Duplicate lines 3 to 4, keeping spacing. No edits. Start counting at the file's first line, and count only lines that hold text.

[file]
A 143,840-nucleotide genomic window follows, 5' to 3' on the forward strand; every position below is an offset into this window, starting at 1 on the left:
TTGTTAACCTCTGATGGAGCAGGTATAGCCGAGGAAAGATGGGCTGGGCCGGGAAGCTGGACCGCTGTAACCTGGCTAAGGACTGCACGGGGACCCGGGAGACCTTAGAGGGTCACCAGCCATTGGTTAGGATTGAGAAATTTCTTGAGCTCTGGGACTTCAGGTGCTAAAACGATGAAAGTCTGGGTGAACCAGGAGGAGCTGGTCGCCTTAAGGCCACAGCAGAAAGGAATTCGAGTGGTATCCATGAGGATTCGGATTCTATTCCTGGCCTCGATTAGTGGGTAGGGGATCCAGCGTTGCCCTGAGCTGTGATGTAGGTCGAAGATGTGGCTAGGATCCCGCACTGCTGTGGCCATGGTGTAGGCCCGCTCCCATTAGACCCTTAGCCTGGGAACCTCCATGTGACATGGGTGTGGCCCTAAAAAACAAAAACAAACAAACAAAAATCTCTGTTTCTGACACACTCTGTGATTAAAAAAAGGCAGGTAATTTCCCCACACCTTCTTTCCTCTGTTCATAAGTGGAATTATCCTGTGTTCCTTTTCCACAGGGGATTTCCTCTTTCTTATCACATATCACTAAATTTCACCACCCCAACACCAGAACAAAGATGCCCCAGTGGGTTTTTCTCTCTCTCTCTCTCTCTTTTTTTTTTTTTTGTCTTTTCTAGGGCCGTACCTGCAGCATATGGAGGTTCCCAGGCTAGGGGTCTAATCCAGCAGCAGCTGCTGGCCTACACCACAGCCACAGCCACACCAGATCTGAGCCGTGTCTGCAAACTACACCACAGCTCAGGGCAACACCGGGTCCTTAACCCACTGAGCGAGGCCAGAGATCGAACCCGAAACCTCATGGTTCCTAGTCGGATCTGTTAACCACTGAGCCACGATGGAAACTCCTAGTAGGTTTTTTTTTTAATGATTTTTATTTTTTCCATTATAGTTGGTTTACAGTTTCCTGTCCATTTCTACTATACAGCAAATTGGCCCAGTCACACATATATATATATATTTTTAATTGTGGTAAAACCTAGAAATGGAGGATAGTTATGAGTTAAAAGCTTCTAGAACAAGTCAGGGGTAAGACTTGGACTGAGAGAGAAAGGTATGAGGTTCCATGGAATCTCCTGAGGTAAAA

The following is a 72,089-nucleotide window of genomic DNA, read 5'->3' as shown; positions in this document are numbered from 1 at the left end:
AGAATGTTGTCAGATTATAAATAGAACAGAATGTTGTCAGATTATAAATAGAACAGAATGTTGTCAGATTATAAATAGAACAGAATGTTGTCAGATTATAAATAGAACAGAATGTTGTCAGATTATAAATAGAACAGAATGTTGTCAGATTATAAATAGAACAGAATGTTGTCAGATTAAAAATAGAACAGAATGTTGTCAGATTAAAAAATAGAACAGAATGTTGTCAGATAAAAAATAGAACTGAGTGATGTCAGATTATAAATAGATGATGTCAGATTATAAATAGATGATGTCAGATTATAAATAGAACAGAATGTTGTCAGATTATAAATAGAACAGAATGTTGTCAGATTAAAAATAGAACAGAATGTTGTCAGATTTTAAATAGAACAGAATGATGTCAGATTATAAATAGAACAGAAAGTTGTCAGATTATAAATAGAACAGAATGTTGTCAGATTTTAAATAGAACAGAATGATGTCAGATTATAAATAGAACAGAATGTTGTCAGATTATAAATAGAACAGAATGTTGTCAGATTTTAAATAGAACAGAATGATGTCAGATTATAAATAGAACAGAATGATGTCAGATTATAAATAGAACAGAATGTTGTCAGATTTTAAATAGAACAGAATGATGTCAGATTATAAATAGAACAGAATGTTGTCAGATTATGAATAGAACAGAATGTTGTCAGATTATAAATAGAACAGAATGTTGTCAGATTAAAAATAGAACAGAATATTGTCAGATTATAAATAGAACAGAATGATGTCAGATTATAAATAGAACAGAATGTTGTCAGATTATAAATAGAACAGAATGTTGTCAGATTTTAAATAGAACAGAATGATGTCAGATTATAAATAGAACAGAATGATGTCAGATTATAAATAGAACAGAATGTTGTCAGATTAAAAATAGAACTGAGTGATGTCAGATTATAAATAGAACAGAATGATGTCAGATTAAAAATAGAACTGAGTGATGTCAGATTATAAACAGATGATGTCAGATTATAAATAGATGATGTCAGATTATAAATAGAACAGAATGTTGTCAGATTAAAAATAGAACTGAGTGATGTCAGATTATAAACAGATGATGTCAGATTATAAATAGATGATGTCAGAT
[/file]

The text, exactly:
The following is a 72,089-nucleotide window of genomic DNA, read 5'->3' as shown; positions in this document are numbered from 1 at the left end:
AGAATGTTGTCAGATTATAAATAGAACAGAATGTTGTCAGATTATAAATAGAACAGAATGTTGTCAGATTATAAATAGAACAGAATGTTGTCAGATTATAAATAGAACAGAATGTTGTCAGATTATAAATAGAACAGAATGTTGTCAGATTATAAATAGAACAGAATGTTGTCAGATTAAAAATAGAACAGAATGTTGTCAGATTAAAAAATAGAACAGAATGTTGTCAGATAAAAAATAGAACTGAGTGATGTCAGATTATAAATAGATGATGTCAGATTATAAATAGATGATGTCAGATTATAAATAGAACAGAATGTTGTCAGATTATAAATAGAACAGAATGTTGTCAGATTAAAAATAGAACAGAATGTTGTCAGATTTTAAATAGAACAGAATGATGTCAGATTATAAATAGAACAGAAAGTTGTCAGATTATAAATAGAACAGAATGTTGTCAGATTTTAAATAGAACAGAATGATGTCAGATTATAAATAGAACAGAATGTTGTCAGATTATAAATAGAACAGAATGTTGTCAGATTTTAAATAGAACAGAATGATGTCAGATTATAAATAGAACAGAATGATGTCAGATTATAAATAGAACAGAATGTTGTCAGATTTTAAATAGAACAGAATGATGTCAGATTATAAATAGAACAGAATGTTGTCAGATTATGAATAGAACAGAATGTTGTCAGATTATAAATAGAACAGAATGTTGTCAGATTAAAAATAGAACAGAATATTGTCAGATTATAAATAGAACAGAATGATGTCAGATTATAAATAGAACAGAATGTTGTCAGATTATAAATAGAACAGAATGTTGTCAGATTTTAAATAGAACAGAATGATGTCAGATTATAAATAGAACAGAATGATGTCAGATTATAAATAGAACAGAATGTTGTCAGATTAAAAATAGAACTGAGTGATGTCAGATTATAAATAGAACAGAATGATGTCAGATTAAAAATAGAACTGAGTGATGTCAGATTATAAACAGATGATGTCAGATTATAAATAGATGATGTCAGATTATAAATAGAACAGAATGTTGTCAGATTAAAAATAGAACTGAGTGATGTCAGATTATAAACAGATGATGTCAGATTATAAATAGATGATGTCAGAT